“If your product and service costing is wrong, your profit margin could be less than you think.   So, no matter how good your products and services are you will never make money.”

My solution

I will personally come and help you.  I have no system to sell and I don’t have a magic wand.  Nor do I have any intention of writing a ‘door-stop’ size business plan.  I will just roll up my sleeves, stand beside you and help you.

What you are hiring is grey hair; the result of 30 years diversified business experience.  There are no guarantees, but if your business is not too far gone, it shouldn’t take long to point you in the right direction.  From there I will help you to prepare a very short, concise action plan.  From there, we can talk about ongoing business coaching.  The cost to you will be nowhere near as great as the cost of doing nothing.

Call me now for personal attention

Gary 0408 756 531

Business planning – income is the foundation of your wealth

Critical to business planning is the science of financial management.  Financial management is all about the source and use of money.  I refer to it as a science because whether in business or in personal finance, there are certain rules you must observe in every day financial management.

One of the foundation stones of financial management is:

Your career and therefore your income provide your wealth!

Your income is the foundation of all of your wealth building.  Therefore, your prime focus should be on generating income, rather than borrowing money.

Your focus should also be on saving your income instead of spending it.  It is the part of your income that you save that forms the backbone of your future investments.

It is most likely that you will make far more money from your business or profession than you will from your investments.  Your investments can make your future more secure and your retirement more prosperous, but without income, investments alone will not take you from rags to riches.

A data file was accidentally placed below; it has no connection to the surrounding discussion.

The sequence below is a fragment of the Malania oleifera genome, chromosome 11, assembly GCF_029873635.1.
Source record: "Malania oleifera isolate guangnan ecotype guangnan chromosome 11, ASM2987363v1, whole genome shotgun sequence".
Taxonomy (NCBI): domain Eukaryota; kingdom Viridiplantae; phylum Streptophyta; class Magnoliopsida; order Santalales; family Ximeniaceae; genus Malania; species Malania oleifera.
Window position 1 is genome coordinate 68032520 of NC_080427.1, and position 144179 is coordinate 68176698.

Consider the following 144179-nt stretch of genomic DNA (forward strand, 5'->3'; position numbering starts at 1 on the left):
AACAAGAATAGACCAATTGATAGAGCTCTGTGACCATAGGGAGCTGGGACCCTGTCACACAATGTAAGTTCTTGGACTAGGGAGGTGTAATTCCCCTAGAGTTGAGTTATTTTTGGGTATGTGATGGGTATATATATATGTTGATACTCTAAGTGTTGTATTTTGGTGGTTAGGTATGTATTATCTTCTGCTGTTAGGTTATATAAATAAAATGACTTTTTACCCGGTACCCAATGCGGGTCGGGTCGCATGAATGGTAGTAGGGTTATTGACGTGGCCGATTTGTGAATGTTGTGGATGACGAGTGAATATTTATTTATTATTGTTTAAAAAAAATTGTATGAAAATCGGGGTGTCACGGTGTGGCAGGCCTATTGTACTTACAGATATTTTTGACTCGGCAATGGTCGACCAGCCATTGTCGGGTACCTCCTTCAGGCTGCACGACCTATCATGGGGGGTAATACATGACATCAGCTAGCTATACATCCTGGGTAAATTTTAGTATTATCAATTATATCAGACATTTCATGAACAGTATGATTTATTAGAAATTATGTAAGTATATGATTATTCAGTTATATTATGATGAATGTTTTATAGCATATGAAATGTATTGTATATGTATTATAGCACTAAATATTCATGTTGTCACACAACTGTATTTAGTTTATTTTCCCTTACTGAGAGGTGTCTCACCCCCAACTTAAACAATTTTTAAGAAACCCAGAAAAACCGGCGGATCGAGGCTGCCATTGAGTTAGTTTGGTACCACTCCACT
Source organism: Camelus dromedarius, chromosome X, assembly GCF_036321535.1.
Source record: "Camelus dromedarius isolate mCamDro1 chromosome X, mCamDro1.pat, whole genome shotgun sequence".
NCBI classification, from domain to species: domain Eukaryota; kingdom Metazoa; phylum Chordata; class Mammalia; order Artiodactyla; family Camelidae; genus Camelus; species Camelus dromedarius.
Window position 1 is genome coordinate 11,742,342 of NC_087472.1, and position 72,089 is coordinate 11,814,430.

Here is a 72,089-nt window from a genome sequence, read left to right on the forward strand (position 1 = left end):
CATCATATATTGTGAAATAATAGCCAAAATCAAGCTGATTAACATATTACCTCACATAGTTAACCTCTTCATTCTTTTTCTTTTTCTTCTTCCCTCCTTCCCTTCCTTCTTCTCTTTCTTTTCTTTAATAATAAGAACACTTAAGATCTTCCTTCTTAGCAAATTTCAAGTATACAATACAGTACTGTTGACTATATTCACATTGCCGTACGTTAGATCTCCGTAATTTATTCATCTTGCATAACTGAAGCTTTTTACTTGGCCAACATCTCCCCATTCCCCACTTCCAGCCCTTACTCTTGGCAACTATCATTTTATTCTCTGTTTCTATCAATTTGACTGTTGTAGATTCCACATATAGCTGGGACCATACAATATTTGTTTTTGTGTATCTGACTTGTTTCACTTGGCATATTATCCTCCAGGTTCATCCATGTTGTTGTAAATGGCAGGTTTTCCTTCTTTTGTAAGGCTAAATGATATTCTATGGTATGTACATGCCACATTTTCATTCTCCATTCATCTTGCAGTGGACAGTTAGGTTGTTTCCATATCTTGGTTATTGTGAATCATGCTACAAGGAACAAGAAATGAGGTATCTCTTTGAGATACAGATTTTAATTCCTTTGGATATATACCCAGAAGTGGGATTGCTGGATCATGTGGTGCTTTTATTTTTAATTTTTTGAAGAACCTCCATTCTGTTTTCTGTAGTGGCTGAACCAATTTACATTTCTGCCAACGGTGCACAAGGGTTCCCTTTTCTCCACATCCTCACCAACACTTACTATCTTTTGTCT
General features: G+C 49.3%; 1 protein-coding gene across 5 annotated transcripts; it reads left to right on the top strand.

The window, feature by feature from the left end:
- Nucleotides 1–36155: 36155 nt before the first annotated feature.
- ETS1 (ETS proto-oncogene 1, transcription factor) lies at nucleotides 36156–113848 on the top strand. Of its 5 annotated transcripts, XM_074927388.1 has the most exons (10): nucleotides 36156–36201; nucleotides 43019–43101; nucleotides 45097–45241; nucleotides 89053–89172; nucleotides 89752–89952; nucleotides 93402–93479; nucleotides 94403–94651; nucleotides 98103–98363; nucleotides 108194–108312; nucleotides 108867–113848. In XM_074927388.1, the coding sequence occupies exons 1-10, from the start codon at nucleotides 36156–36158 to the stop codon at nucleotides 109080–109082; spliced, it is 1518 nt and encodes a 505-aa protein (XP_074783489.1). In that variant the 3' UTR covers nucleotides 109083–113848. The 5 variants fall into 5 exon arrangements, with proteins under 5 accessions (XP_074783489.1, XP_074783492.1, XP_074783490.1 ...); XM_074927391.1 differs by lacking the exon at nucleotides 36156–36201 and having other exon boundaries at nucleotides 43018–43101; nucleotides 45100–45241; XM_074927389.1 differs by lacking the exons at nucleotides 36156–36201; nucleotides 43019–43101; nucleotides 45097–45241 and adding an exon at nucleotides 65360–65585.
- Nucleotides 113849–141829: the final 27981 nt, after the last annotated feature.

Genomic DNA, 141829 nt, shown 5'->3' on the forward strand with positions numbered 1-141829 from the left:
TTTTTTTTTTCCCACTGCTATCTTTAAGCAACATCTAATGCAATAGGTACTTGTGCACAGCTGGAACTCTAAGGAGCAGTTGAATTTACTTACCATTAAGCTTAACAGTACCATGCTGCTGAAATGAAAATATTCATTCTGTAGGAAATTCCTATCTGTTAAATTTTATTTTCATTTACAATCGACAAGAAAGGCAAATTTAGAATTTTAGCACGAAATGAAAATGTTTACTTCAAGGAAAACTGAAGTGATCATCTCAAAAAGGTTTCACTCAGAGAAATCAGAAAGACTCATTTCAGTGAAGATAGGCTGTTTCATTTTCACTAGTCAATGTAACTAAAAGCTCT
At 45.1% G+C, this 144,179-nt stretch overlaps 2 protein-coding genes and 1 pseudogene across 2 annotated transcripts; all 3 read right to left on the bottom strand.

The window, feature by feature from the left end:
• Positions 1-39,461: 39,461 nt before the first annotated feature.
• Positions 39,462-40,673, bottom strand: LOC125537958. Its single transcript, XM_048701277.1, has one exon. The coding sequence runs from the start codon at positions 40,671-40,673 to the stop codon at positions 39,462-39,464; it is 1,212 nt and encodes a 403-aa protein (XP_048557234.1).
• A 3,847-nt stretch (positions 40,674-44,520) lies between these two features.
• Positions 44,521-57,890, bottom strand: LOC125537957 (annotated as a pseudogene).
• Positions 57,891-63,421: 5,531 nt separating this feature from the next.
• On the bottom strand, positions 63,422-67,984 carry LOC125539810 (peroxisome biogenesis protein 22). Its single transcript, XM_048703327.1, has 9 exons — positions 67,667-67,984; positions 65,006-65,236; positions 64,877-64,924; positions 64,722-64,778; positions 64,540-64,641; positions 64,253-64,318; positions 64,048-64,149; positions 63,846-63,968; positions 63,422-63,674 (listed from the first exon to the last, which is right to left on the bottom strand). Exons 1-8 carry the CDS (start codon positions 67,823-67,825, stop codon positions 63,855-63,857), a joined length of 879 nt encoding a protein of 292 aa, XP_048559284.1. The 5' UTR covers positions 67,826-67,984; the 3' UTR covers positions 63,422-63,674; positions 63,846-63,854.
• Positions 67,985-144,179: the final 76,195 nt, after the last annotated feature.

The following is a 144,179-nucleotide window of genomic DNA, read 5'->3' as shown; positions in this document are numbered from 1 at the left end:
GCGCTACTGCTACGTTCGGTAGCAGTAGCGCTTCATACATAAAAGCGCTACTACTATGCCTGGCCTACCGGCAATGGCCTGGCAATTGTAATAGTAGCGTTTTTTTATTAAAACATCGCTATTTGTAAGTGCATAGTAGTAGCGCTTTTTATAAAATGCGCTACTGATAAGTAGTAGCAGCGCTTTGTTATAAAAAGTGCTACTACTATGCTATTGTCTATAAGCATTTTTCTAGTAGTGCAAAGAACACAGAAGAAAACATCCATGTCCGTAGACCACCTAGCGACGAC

Only very rarely does someone make a large fortune from investments.  When that happens, it may appear to be a hot tip or good luck but it is generally achieved by someone with a high income and savings potential.

When planning investments, your priority should be to preserve what you have.  Preserving what you have will be an unlikely outcome if you pursue complicated schemes that promise high returns in the short term.

Until next time!

Gary

For an introductory look at Personal Finance it is hard to go past this book.

TURNING MONEY INTO WEALTH (5th Edition) by Arthur J Keown.

available now in the Amazon library → top right on this page →

This is an American introductory finance book written by a Professor of Finance at Virginia Tech Pamplin College of Business.  Although it is primarily a text book, it is a surprisingly easy read.

It has to be said that USA tax laws and other regulations contained in this book are different to those in Australia but the author provides a great presentation of the fundamental principles of personal finance, which are universal foundation principles.   That is valuable information if you are looking to enhance your financial education.

Starting up a business – The pitfall of giving away equity

When starting up a business, it is common to see inexperienced business starters with no financial management skills, prepared to barter away equity (ownership) in the early days in return for a much needed service.   For example: